“Blow the House Down” is an old song (from their debut–when they had a drummer!) reissued here as a foursome.  What’s notable about it is that vocals are supplied almost exclusively by bassist David Senft.  Rather interesting humming bass backing vocals are supplied by everyone else.  It ends with a wailing (for them) noisy solo from Don Mitchell’s electric guitar and Auyon’s violin (it’s even more intense live).

The final song is their terrific cover of “1979.”  I’ve always thought the music for this song was wonderful.  But hearing their version of it I realized how much Corgan’s voice kinda ruins the song.  Hearing these guys harmonize the verse is pretty great.  But hearing them sing full-out on the chorus “I don’t even care” is utterly gorgeous.  Their version is the gold standard for this song now.  It’s a great EP (and three of the guys signed it for me!).

[READ: November 5, 2017] Castle in the Stars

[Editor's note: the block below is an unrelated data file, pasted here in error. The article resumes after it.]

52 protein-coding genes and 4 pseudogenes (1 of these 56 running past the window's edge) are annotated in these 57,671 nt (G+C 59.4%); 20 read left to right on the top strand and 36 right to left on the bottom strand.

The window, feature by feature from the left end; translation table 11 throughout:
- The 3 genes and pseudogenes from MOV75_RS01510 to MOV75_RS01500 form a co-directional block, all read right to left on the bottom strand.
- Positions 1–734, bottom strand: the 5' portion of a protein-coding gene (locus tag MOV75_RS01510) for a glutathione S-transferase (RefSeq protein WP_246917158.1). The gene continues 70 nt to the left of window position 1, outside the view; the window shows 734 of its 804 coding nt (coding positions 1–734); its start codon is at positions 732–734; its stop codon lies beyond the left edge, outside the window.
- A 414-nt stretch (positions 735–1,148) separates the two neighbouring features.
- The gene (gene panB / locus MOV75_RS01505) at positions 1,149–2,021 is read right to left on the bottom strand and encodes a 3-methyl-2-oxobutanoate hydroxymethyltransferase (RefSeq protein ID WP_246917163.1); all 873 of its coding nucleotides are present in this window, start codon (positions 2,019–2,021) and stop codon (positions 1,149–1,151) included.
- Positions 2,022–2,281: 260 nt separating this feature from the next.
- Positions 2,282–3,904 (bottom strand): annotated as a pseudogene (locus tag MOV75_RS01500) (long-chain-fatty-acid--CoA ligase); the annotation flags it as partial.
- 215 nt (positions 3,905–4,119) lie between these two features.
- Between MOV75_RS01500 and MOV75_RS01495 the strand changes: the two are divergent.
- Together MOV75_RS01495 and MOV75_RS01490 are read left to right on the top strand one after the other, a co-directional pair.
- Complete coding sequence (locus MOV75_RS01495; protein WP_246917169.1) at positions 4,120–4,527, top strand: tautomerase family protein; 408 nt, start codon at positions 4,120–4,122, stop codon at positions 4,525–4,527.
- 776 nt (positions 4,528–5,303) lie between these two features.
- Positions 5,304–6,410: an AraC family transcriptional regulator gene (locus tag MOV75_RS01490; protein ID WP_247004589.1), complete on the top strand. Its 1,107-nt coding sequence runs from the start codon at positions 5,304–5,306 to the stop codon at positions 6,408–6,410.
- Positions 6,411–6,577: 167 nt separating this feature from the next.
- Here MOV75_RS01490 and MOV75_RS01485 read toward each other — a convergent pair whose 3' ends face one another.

This gorgeous graphic novel was originally published in French and was translated by Anne and Owen Smith.

The title is an intriguing one and while initially confusing, it makes perfect scene when you realize the book is about ballooning: “1868: The Age of Progress, an era of industry… beyond the blue of the sky, where the cold freezes the breath, where the air disappears…the mysetry begins.”

For this story is not just about ballooning, it is about The Secret of Aether.

The story is about young Seraphin. As the book opens, his mother is going into the balloon. His father is yelling at her that she is crazy to go up in the is weather (gorgeous ominous clouds fill the full page). He tries to guilt her into not going.  But her balloon is equipped with a bulb that will light when it gets to the aether, which is her quest.  Then she is up in the air writing in her journal.

She rises to 12,000 meters but… nothing. She’s about to give up when at 12,900 meters the bulb shines brightly and then explodes.  She found it! And she is never seen again. (more…)